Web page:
7. First planetary image of any sort actually! So this has been a bit of a learning experience! I seemed to just blindly stumble through the programs I used, if anyone has any tips or guides for capturing or processing I'd be delighted to hear them! The one thing I do know is that I am using equipment that isn't ideal! However I thought I would have a crack and see what happened. I will admit that I am absolutely delighted by my modest results. Telescope: Skywatcher 150p on it's white turntable base (so many many reasons why this made it quite difficult! focusser, lack of tracking,
  8. Cheaper laser collimators can be a bit of a lottery, and by cheaper I mean anything under about £75 which isn’t that cheap actually! They are better than Cheshire collimators in terms of convenience, but they aren’t any more accurate which is the main thing. The big challenge is that it’s quite difficult to find a laser that points dead straight, and that’s your issue! Telrads are nearly universally adored! But they’re quite big and not very pretty. I only use a 6x30 finder these days - but there’s a couple of techniques to learn to get the best out of them. Finders are a very personal th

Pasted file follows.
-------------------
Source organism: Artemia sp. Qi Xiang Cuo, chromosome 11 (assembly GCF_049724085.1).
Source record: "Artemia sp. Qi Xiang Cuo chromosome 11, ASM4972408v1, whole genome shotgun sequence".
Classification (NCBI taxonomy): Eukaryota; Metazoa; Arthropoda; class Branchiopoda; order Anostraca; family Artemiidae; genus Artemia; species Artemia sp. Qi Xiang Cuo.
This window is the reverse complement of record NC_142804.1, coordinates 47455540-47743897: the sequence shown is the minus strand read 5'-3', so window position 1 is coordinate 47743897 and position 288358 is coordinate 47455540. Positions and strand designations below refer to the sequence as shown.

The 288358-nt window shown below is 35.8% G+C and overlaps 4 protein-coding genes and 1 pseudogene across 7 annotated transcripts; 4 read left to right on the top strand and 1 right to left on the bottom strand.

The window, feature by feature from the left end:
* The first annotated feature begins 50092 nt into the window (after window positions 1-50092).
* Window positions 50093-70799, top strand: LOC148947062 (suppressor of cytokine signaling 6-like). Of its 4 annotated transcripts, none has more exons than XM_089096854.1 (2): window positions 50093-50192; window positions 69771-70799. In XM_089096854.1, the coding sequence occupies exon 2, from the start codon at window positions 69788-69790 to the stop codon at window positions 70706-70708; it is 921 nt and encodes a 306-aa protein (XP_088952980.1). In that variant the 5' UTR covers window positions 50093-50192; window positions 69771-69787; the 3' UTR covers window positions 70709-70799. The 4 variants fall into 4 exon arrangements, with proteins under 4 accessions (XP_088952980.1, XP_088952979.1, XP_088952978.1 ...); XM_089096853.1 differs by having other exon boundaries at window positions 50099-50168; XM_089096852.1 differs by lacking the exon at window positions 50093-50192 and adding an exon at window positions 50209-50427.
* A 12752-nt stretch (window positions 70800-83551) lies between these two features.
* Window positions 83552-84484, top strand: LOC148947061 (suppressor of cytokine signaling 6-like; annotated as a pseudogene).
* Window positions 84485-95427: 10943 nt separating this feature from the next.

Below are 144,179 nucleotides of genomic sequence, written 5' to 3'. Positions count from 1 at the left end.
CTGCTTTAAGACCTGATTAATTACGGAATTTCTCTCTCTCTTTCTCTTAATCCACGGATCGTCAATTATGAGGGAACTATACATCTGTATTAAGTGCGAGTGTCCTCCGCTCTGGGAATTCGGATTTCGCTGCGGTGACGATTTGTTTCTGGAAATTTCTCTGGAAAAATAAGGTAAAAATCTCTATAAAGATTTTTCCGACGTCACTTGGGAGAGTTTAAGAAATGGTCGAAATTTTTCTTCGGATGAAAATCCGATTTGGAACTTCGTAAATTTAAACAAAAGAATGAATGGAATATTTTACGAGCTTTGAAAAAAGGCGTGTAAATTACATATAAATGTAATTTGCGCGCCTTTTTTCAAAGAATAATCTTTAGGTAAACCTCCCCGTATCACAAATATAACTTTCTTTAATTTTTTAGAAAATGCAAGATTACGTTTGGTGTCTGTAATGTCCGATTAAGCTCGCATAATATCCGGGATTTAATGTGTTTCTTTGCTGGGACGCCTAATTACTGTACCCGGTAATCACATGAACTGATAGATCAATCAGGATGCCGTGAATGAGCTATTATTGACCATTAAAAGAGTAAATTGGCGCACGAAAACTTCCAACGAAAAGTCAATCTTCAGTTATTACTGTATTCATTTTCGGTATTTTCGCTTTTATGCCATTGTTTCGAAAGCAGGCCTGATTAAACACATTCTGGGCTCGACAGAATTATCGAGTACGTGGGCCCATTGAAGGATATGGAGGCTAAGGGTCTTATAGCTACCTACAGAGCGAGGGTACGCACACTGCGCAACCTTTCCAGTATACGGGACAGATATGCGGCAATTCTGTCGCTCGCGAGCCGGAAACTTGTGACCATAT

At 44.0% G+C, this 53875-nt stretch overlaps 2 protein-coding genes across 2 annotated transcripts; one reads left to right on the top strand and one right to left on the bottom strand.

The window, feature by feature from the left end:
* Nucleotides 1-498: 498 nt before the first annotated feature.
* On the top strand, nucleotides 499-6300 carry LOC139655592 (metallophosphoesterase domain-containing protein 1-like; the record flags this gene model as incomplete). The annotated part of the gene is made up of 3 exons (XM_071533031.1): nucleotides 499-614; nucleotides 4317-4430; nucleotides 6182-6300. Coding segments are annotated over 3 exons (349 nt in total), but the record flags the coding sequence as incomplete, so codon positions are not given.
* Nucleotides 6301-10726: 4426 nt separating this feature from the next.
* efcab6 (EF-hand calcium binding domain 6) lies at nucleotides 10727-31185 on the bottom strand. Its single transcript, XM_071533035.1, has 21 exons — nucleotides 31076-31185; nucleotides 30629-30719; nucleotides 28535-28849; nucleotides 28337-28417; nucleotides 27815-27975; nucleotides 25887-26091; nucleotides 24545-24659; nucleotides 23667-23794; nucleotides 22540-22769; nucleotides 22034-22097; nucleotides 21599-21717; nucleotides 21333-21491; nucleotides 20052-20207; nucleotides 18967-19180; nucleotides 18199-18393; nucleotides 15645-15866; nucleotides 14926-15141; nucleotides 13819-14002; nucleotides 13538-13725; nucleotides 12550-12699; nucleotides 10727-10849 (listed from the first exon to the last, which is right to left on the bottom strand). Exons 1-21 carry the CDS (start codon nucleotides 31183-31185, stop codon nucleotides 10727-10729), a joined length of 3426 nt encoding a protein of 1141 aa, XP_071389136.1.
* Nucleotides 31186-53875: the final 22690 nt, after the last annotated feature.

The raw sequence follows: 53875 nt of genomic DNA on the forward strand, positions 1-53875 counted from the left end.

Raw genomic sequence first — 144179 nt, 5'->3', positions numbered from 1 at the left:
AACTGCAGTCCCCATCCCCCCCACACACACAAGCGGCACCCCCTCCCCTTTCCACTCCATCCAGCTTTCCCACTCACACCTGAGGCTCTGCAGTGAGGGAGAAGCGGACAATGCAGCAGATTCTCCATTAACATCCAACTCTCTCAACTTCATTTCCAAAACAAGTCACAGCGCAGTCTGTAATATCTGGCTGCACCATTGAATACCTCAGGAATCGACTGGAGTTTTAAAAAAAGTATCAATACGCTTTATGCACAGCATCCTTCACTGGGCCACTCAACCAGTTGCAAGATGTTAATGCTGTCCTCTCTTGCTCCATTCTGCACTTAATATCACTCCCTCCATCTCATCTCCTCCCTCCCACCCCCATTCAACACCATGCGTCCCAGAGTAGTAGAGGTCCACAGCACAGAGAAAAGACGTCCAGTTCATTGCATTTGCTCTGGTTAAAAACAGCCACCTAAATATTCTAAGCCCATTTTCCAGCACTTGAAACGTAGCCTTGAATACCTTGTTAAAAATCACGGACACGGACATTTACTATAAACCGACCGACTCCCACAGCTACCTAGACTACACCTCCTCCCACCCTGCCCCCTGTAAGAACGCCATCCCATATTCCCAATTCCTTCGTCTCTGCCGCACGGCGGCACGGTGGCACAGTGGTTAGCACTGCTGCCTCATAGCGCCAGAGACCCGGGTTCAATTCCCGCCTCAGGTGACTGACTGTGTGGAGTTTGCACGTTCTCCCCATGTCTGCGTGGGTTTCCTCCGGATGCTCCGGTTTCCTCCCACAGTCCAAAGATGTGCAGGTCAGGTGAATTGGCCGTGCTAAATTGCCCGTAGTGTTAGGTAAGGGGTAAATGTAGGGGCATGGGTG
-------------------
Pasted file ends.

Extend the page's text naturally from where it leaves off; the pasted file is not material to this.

9. Great M27, could instantly relate to that view. M71 is one of my favourites weirdly, Took a long time to track it down in my old 70mm refractor - but its really handily placed so I knew exactly where it was. Its dead easy in my 6" now though - almost takes some of the fun out of it! M97 is my new fabled unicorn!
  10. No, I’m afraid not. The kits nearly always contain filters and eyepieces that you probably won’t use so don’t actually represent good value. The celestron kits particularly are extremely over priced. BST starguiders are often recommended as “good budget eyepieces”. Personally I find this quite shocking as they are nearly £50 a piece but hey ho. Your scope will be relatively unforgiving on eyepieces so if nothing else something like this should be an aspirational target if nothing else. However - and this might seem controversial - I have never, and I mean never, heard or met anyone w
  11. Wow I’ve never seen that much detail on Mars although it is still definitely my favourite planet! Can’t wait for it to appear around the back of the house (a few weeks yet though!)
  12. Hello all I'm not sure how to phrase this so please forgive me if it sounds like gibberish! I recently obtained a 150p flextube and had some great fun taking it to a reasonably rural location over the last couple of weeks. Having tried for some time, I finally managed to tick M51 off my list - twice in two sessions! The view on the second session was brilliant and I could quite easily make out the two little blobs that make it up. On the second session I had a go at trying to find M101. I didn't realise until after that this is quite a challenging target in even my 6" scope fro
  13. Thankyou - yes I think it is more or less manageable without glasses after all which is handy!
  14. Thats interesting thanks, maybe I will stick with Hyperions then